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Do You Have Reasonable Expectation of Privacy When Using Work E-mail?

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Maybe not.  Unfortunately for a former Aeropostale executive, the United States District Court for the Eastern District of New York recently held that he did not have any reasonable expectation of privacy in an e-mail he received from his private attorney at his work address.  The case of United States v. Finazzo highlights the risks inherent in using your employer’s e-mail for personal communications–especially when those communications would otherwise be privileged.  In this case, the e-mail at issue ultimately lead to the employee’s termination, and subsequent prosecution.

Mr. Finazzo–a former executive at clothing retailer Aeropostale–was charged with a fraudulent scheme in which he allegedly received kickbacks from certain transactions between Aeropostale and South Bay Apparel, Inc., a clothing vendor controlled by another individual (Douglas Dey).  Although the indictment alleges that the scheme began in 1996, Aeropostale apparently did not discover it until 2006, while undertaking an unrelated forensic investigation.

During the investigation, an e-mail from Mr. Finazzo’s personal attorney was discovered in his work e-mail account.  In the e-mail, Mr. Finazzo’s attorney asked him to review an attached asset list, and confirm the values of various assets for the purposes of creating a will.  Among the assets listed were several companies co-owned with Mr. Dey, including South Bay Apparrel, a  company that served as a primary vendor of Aeropostale merchandise.  Upon learning that Mr. Finazzo had undisclosed ownership interests in companies owned by one of Aeorpostale’s primary vendors, Aeorpostale decided to terminate Mr. Finazzo for cause.

This case came to be decided because Mr. Finazzo was asking the court for an order precluding the government from introducing the e-mail (and anything derived from the email) at trial.  Ultimately, the court denied Mr. Finazzo’s motion.  The court’s decision turned on whether Mr. Finazzo had a reasonable expectation of privacy in his work e-mail account.  Under the facts of this case, the court held that he did not.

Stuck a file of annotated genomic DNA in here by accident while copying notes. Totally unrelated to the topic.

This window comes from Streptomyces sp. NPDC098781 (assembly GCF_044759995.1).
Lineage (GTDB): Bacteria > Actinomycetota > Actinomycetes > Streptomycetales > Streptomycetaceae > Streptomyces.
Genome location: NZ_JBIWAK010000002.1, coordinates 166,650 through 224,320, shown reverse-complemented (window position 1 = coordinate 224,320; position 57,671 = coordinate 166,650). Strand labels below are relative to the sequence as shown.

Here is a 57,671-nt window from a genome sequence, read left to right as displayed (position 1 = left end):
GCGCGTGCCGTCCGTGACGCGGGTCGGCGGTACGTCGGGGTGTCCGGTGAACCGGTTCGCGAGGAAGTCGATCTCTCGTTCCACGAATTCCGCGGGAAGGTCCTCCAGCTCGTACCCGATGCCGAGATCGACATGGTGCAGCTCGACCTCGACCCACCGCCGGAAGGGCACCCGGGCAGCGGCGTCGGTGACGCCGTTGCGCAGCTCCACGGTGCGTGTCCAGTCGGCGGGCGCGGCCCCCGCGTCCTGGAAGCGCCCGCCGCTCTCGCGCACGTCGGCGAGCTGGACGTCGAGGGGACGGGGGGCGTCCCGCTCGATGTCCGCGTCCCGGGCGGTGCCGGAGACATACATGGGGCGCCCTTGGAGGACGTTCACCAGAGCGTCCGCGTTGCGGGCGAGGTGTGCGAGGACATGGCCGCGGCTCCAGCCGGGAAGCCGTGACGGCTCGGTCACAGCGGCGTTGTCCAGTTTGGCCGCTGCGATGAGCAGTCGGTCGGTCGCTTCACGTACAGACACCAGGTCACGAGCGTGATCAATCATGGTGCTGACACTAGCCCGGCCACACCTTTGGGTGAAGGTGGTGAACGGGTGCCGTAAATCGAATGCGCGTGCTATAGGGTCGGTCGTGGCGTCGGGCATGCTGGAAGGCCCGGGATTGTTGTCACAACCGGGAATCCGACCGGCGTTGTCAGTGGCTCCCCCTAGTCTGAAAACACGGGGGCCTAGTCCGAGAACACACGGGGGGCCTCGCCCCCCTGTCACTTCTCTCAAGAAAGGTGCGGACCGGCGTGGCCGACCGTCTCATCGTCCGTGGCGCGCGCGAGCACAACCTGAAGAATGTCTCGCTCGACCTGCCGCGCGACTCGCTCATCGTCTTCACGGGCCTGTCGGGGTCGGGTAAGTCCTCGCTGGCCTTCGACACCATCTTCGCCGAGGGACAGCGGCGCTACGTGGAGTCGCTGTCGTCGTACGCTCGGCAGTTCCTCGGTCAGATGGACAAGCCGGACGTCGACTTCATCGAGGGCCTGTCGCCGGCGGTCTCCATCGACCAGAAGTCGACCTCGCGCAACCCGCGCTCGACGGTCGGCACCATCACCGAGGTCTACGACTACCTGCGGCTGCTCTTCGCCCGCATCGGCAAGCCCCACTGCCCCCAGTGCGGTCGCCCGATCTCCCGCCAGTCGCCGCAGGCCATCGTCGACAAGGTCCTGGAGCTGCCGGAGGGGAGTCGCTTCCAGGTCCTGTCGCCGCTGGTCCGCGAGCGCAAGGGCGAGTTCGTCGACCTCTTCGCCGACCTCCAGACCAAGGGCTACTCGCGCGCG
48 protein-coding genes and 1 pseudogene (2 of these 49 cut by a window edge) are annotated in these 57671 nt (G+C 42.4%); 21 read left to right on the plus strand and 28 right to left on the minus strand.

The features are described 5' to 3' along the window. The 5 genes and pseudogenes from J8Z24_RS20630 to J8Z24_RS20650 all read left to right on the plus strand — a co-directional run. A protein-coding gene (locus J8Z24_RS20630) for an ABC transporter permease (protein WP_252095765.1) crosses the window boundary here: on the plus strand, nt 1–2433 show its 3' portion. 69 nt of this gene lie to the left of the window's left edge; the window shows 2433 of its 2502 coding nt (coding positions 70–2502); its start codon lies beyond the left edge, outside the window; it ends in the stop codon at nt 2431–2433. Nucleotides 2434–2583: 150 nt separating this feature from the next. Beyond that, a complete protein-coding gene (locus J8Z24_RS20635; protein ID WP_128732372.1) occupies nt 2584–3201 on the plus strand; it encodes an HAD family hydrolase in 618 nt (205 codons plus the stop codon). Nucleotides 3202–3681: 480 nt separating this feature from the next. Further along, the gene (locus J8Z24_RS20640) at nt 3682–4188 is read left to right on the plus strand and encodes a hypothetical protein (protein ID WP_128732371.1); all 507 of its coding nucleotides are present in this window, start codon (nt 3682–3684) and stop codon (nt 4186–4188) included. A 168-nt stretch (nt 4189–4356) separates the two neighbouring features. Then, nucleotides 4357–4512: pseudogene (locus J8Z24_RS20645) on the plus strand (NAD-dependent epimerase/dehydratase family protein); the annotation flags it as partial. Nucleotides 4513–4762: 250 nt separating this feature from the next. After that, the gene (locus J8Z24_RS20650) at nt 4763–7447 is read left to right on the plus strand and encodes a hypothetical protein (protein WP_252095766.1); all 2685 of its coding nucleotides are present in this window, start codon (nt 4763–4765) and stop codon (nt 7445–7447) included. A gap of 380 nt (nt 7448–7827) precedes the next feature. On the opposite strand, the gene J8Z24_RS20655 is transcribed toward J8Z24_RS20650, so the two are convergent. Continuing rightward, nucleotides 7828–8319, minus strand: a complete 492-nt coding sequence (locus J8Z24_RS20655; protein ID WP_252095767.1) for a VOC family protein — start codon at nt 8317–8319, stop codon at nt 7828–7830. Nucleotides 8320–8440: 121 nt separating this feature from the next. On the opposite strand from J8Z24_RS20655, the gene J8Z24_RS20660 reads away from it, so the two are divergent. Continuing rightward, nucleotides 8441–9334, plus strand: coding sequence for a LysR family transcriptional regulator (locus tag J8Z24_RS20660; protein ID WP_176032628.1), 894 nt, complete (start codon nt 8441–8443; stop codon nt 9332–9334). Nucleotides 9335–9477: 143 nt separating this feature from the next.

In rendering its decision, the court noted that it had before it several versions of Aeropostale’s policies governing its employees’ use of company e-mail dating back as early as 1999.  Although each policy had slight variations, and in some cases even permitted incidental personal use, they all stated that the employee “should have no expectation of privacy when using Company Systems.”  The policies also reserved a right by the company to monitor, access, delete or disclose employees’ e-mails at any time without further permission. Additionally, in each case, Mr. Finazzo also signed receipts, acknowledging that he had read and understood the policies.

At first blush one aspect of this case seems unfair to Mr. Finazzo.  How could the court hold that he waived his privilege with respect to the contents of this communication from his attorney when he was the recipient of the e-mail, not the sender?  This is because Mr. Finazzo has not–indeed he could not–allege that his attorney looked up his Aeropostale e-mail address and unilaterally sent him confidential information.  “Rather, Finazzo chose to communicate with his lawyer through a medium in which he had no expectation of privacy, thus inviting responses via that same medium.”

Mr. Finazzo also did not simply delete the allegedly confidential e-mail.  He admitted that after he received it, he forwarded it to his personal, non-Aeropostale e-mail account before he deleted it.  Thus, after he received the e-mail and recognized it as confidential, “he then turned around and sent it back through Aeropostale’s e-mail servers to another account. ”  In so doing, he allowed Aeropostale another opportunity to see the e-mail.  Thus, according to the court, “even if Finazzo were correct that his ‘mere receipt’ creates some legally cognizable distinction, such would be unsupported by his own record.”  Mr. Finazzo both sent and received the privileged e-mail.

This is not the first time a court has held that an otherwise privileged e-mail communication loses its protection because it was sent from a work e-mail account.  But, it serves as an important reminder.  Every day, many of use our work e-mail accounts to send and receive personal messages.  While workplaces have become increasingly willing to permit some incidental personal use, one must always be mindful of the nature of the communication.  If the communication conveys confidential or other information that should not be widely disclosed, think twice before hitting “send.”

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